Amir Pourteymour

Ranch Hand
+ Follow
since Mar 06, 2008
Merit badge: grant badges
For More
Cows and Likes
Total received
In last 30 days
Total given
Total received
Received in last 30 days
Total given
Given in last 30 days
Forums and Threads
Scavenger Hunt
expand Ranch Hand Scavenger Hunt
expand Greenhorn Scavenger Hunt

Recent posts by Amir Pourteymour

Did you actually create the destinations and connection factories you are trying to use?
Sorry to get back to you late, but anyway,

Well, there are couple of them by default in any application server. for example you can find destinations such as queues A, B, C, etc. and the same with topics. However, for your own configured destination, you can create new ones, so others using your provider do not change anything in your configuration.

In order to do so, you have to startup the application server (e.g., Jboss), and load the administration UI through their default IP address that they give on their website. Then you should go and create your own destination. Some of these application servers such as Jboss provides you a feature of adding, modifying, or deleting any JMS destination manually in their xml configuration files.
One to One such as any interaction between two modules or applications. You can connect your internal application with the one that has been developed outside your company as a 3rd-party application.

One to Many can be any notification or messaging system that you want to notify certain consumers or applications. For example it can be stock market, weather channel, event handler, message router, or anything like that.

Nowadays there are many projects in both academia and the industry. Just search in google and you can find plenty of them using JMS in their architecture. Another way to find real-life projects is to visit the website of famous application servers and you can see their customers.

Hope it was helpful,

You should check first your classpath settings to see if you have included all necessary libraries and files. In addition to that check if you have created those objects in the Application servers (e.g. ConnectionFactory, Queues, or Topics).

Originally posted by kavitha vasu:
Do i need any Application server?

Yes You need an application server in order to use your JMS destinations (e.g. Queue or Topic). After you setup your ConnectionFactory and destinations, you can simply start using it in your application.

For Application servers you have access to different commercial and open-source AS such as Jboss Application Server, GlassFish, ActiveMQ, and etc.

Is there any way to measure the size of each JMS object message in application servers such as Jboss?


I am using my Jboss Application Serer (Version: 4.2.2.GA) to run my JMS application. As long as I am using "jnp://localhost:1099", it works, but when I change localhost to the IP address ("jnp://") of the same machine, it gives me the following error. I also changed the like this:


Error :
javax.naming.CommunicationException: Could not obtain connection to any of these urls: and discovery failed with error: javax.naming.CommunicationException: Receive timed out [Root exception is Receive timedout] [Root exception is javax.naming.CommunicationException: Failed to connect to server [Root exception is javax.naming.ServiceUnavailableEx
ception: Failed to connect to server [Root exception is Connection refused: connect]]]
I don't think that's related to the fact that your message is persistent or not. Java Heap size error raises usually when you're injecting too many messages more than capacity of your heap sizes. Temporary you can increase the heap size, but I guess it's rather the problem of the internal data storage that JBoss uses. It's more a development product rather than a product DB. You should use more persistent DB instead.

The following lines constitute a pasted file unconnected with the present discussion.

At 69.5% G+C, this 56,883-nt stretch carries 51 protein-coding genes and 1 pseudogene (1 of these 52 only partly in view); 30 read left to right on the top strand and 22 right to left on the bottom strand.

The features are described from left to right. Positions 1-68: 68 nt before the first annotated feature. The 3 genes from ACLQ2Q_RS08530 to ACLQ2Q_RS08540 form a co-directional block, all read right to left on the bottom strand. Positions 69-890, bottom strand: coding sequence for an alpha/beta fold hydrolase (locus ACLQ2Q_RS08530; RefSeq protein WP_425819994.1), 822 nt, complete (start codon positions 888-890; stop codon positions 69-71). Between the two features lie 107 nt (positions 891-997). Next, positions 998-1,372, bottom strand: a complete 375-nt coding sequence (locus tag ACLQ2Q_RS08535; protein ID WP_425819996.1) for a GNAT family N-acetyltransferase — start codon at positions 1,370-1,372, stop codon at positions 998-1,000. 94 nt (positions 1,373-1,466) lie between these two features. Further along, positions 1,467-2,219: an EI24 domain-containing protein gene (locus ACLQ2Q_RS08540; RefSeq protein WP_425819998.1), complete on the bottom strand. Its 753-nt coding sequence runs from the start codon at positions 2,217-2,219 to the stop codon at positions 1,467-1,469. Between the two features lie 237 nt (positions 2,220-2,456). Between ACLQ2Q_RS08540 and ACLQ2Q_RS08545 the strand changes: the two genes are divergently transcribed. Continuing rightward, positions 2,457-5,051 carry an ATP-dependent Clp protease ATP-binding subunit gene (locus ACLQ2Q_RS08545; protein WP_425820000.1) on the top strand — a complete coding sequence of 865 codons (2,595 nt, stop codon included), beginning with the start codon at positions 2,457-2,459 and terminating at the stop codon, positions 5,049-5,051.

Well, you check this in your code level not in Jboss. In your code, you set these, and your delivery mode would be persisten.

Maybe you mean Physical queue, so in that case by adding these lines

in nameOfYourService\deploy\jboss-messaging.sar

Hope I could answer your question.
I think if you are new to this, "Head first EJB" helps you through with its own way of visual layout. Highly recommended.
The JDK version that you used to code and the one you're using to run are different. That's why you should use the same version or use this command while compiling.

javac -source version -target version
16 years ago
You can also try Head First Java.
16 years ago
Can you clarify this more?

Do you mean if receiver 1 picks up the message, but takes more than enough to process due to any failure or computation freeze on his side. Receivers 2 comes and pick up the message to process?

What about using a demand store in your application server side, where you store the status of every single message to the point they're computed 100%, and remove the status afterward. Then, you can have the option to inquiry anything over there. Any pending message, which is not processed yet.

(+) Simple to implement, very handy in different situations, easy to learn about any failure in your system and route to another receiver.

(-) If you have cluster of application server, you need to have either distributed instances of your demand store. This makes the tracking very complicated.
If you create a persistent queue, it does not disappear from your system until you remove them from your JNDI lists manually. This is the story with the persistent queue, but with temporary you're right. So, if you create and deploy persistent destinations at runtime, you won't have such a problem.

Yes Of course, I would like to know more about your project, and I will send you a private message for my contact information.

It means that you should have an application server somewhere in your network where you create your JNDI objects. You are actually looking up the IP address of that host.